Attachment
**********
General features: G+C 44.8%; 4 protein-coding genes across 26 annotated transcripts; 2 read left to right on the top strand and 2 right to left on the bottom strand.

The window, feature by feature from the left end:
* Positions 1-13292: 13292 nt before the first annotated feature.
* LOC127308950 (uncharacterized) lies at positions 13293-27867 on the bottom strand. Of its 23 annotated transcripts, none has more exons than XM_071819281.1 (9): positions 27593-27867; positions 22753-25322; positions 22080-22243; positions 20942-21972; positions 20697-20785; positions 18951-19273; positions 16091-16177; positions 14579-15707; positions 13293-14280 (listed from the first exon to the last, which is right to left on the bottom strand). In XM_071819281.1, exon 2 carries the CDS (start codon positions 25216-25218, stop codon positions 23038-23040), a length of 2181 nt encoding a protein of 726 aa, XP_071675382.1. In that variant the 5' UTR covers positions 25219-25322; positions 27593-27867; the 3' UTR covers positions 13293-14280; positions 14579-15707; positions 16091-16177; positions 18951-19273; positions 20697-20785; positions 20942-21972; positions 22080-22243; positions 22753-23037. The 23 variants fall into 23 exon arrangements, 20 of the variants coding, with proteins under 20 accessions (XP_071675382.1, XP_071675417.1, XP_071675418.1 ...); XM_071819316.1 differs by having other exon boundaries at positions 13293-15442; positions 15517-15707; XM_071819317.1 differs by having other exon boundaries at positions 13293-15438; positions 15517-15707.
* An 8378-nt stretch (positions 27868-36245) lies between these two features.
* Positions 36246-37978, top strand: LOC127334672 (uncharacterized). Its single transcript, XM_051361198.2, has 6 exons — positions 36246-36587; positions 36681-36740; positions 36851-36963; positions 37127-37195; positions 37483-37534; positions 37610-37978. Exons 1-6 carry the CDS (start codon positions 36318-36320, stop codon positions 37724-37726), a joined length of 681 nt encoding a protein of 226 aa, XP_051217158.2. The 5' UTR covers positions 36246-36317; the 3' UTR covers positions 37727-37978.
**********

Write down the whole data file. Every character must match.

General features: G+C 44.8%; 4 protein-coding genes across 26 annotated transcripts; 2 read left to right on the top strand and 2 right to left on the bottom strand.

The window, feature by feature from the left end:
* Positions 1-13292: 13292 nt before the first annotated feature.
* LOC127308950 (uncharacterized) lies at positions 13293-27867 on the bottom strand. Of its 23 annotated transcripts, none has more exons than XM_071819281.1 (9): positions 27593-27867; positions 22753-25322; positions 22080-22243; positions 20942-21972; positions 20697-20785; positions 18951-19273; positions 16091-16177; positions 14579-15707; positions 13293-14280 (listed from the first exon to the last, which is right to left on the bottom strand). In XM_071819281.1, exon 2 carries the CDS (start codon positions 25216-25218, stop codon positions 23038-23040), a length of 2181 nt encoding a protein of 726 aa, XP_071675382.1. In that variant the 5' UTR covers positions 25219-25322; positions 27593-27867; the 3' UTR covers positions 13293-14280; positions 14579-15707; positions 16091-16177; positions 18951-19273; positions 20697-20785; positions 20942-21972; positions 22080-22243; positions 22753-23037. The 23 variants fall into 23 exon arrangements, 20 of the variants coding, with proteins under 20 accessions (XP_071675382.1, XP_071675417.1, XP_071675418.1 ...); XM_071819316.1 differs by having other exon boundaries at positions 13293-15442; positions 15517-15707; XM_071819317.1 differs by having other exon boundaries at positions 13293-15438; positions 15517-15707.
* An 8378-nt stretch (positions 27868-36245) lies between these two features.
* Positions 36246-37978, top strand: LOC127334672 (uncharacterized). Its single transcript, XM_051361198.2, has 6 exons — positions 36246-36587; positions 36681-36740; positions 36851-36963; positions 37127-37195; positions 37483-37534; positions 37610-37978. Exons 1-6 carry the CDS (start codon positions 36318-36320, stop codon positions 37724-37726), a joined length of 681 nt encoding a protein of 226 aa, XP_051217158.2. The 5' UTR covers positions 36246-36317; the 3' UTR covers positions 37727-37978.